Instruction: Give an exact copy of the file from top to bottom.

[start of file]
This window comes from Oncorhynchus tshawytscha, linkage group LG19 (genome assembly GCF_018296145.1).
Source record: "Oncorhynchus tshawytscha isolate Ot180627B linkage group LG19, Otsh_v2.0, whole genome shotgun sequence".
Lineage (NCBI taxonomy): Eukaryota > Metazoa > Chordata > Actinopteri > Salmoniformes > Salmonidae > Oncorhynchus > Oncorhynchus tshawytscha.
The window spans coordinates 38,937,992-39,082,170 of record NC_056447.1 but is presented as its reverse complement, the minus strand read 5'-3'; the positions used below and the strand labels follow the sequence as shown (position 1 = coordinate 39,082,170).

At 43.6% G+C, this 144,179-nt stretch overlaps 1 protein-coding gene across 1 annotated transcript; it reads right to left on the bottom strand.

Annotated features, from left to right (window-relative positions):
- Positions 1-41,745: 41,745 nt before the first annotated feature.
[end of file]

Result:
This window comes from Oncorhynchus tshawytscha, linkage group LG19 (genome assembly GCF_018296145.1).
Source record: "Oncorhynchus tshawytscha isolate Ot180627B linkage group LG19, Otsh_v2.0, whole genome shotgun sequence".
Lineage (NCBI taxonomy): Eukaryota > Metazoa > Chordata > Actinopteri > Salmoniformes > Salmonidae > Oncorhynchus > Oncorhynchus tshawytscha.
The window spans coordinates 38,937,992-39,082,170 of record NC_056447.1 but is presented as its reverse complement, the minus strand read 5'-3'; the positions used below and the strand labels follow the sequence as shown (position 1 = coordinate 39,082,170).

At 43.6% G+C, this 144,179-nt stretch overlaps 1 protein-coding gene across 1 annotated transcript; it reads right to left on the bottom strand.

Annotated features, from left to right (window-relative positions):
- Positions 1-41,745: 41,745 nt before the first annotated feature.